Fort Lauderdale, FL—All indications point to the fact that inflammation is involved in complement activation in age-related macular degeneration (AMD), based on the results of recent research. In addition, the phenotype of drusen in a rare disease, membranoproliferative glomerulonephritis type II, is similar to that in AMD.
Fort Lauderdale, FL-All indications point to the fact that inflammation is involved in complement activation in age-related macular degeneration (AMD), based on the results of recent research. In addition, the phenotype of drusen in a rare disease, membranoproliferative glomerulonephritis type II, is similar to that in AMD.
The biggest recent development is the discovery of a protein that regulates complement. The gene is HF1 or CFH (complement factor H) and has been associated with AMD in five studies.
All of these studies have focused attention on the 1q region of chromosome 1 and more specifically to a cluster of genes referred to as regulation of complement activation in the region 1q31-32. This region has a plethora of proteins involved in complement regulation, including HF1, its truncated splice variant HFL1, and H resembling proteins.
Factor H, Dr. Bok explained, is a plasma protein that regulates complement (group of proteins involved in attack of microorganisms and on innocent bystander cells) activation and is present in varying concentrations in the blood. Factor H, which exclusively regulates the alternative pathway of complement activation, is produced primarily in the liver and locally in the retinal pigment epithelium, neurons, and elsewhere at a number of sites. Complement is good because it is part of the innate immune system, but bad because it can get out of control, he pointed out.
Two immune systems Humans have two immune systems, the adaptive immune system with B and T lymphocytes, and the innate immune system, which does not need education as to what constitutes self and non-self. Complement is part of the innate immune system.
Three pathways of complement activation have been identified: classical, which involves a number of proteins that are involved in recognizing antibodies; the lectin pathway; and the alternative pathway, where factor H regulatory activity is carried out. All three pathways converge on cleavage of complement 3, producing complement 3b, which binds to cell surfaces and is controlled by factor H.
"This is a very important control point for factor H," Dr. Bok emphasized. The final common pathway is the assembly of the so-called membrane attack complex (mac), which forms pores in the membrane and the cell "exsanguinates." If the inactivation of factor C3b is regulated sufficiently, the attack complex is not formed.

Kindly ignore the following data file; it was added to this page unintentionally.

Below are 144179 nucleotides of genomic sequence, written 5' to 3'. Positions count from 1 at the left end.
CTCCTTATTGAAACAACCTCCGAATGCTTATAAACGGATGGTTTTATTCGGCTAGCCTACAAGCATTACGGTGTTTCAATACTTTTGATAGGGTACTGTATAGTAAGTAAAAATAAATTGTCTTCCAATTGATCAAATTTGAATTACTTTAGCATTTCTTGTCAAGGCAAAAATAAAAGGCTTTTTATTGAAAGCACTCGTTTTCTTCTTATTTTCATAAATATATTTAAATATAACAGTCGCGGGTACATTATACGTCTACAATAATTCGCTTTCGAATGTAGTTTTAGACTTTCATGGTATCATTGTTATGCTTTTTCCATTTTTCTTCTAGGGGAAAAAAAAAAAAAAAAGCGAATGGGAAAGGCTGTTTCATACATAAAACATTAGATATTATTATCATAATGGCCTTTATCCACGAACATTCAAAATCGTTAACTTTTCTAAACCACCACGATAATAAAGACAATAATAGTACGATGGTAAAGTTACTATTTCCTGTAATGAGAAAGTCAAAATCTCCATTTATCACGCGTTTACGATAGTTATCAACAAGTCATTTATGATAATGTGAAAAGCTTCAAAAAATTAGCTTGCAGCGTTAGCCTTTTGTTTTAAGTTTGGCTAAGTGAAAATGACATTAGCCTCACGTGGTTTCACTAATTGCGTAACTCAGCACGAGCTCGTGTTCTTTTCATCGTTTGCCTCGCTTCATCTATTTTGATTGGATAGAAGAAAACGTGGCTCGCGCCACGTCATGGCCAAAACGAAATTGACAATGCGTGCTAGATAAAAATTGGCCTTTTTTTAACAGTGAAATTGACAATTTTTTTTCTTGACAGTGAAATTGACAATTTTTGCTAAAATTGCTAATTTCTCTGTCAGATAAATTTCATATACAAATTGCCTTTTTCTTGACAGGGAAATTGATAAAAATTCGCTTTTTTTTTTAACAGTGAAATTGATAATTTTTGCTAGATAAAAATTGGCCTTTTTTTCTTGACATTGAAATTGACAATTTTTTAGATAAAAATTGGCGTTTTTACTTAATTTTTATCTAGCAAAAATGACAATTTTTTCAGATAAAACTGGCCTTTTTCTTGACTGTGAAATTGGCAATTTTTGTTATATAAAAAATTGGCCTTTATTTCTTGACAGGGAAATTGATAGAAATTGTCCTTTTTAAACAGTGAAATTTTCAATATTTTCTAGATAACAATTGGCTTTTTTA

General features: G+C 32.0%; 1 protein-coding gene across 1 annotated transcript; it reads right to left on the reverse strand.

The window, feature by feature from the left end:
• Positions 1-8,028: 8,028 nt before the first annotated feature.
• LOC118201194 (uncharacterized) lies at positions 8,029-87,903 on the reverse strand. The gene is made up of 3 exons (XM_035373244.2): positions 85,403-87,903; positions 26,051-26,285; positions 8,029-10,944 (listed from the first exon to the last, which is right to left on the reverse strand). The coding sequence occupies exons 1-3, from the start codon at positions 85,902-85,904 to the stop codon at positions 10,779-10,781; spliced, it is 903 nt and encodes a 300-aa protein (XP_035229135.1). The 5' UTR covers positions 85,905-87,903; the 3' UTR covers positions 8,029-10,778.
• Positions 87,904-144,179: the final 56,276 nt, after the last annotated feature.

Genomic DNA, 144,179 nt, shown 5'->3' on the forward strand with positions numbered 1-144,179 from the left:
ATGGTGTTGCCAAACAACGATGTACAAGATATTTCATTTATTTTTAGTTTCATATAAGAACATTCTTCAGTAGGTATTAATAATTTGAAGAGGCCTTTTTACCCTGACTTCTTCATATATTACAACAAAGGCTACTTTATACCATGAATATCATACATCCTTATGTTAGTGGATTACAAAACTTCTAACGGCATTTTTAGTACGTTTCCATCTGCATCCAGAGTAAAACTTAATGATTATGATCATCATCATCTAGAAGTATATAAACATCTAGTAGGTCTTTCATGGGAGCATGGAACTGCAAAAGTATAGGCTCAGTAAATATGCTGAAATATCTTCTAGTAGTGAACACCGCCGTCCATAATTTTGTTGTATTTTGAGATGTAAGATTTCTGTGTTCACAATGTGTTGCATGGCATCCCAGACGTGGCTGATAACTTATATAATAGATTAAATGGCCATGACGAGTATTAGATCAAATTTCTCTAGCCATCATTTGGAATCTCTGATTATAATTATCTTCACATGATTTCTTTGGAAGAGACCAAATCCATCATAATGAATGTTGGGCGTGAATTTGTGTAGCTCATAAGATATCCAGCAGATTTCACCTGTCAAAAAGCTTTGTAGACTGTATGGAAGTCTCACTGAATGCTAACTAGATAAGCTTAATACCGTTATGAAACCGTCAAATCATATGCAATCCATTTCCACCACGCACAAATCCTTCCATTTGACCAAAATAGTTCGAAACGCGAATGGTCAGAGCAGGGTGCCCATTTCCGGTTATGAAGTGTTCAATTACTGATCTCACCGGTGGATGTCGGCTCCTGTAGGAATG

Factor H is a highly complex modular protein with 20 modules called short consensus repeats (SCR). The consensus repeat SCR7 is a heparin and C-reactive protein binding (CRP) site. CRP activates the complement system, whereas factor H binds CRP and controls the complement cascade.
"All the recent buzz has been about an amino acid variant at SCR7, which constitutes a change in the sequence from tyrosine 402 to histidine 402," Dr. Bok said. "This is exciting, because now we have a way to test the function of this molecule to see if this change in amino acid sequence is related to dysfunction in factor H biology. For example, the binding properties of CRP could potentially change, and as studies have shown, there is elevated CRP in some patients with AMD."
Another exciting discovery, he said, is that smoking inhibits factor H. We know from epidemiological studies that there is as much as a five times higher chance of developing AMD when you are a smoker.
Other studies have found that drusen are loaded with inflammatory molecules, many of which are components of the complement cascade and heavily represented by components of the alternative pathway, Dr. Bok noted. In the drusen periphery, there is often a great deal of factor H, and in the center both factor H and the mac complex are observed by immunocytochemistry.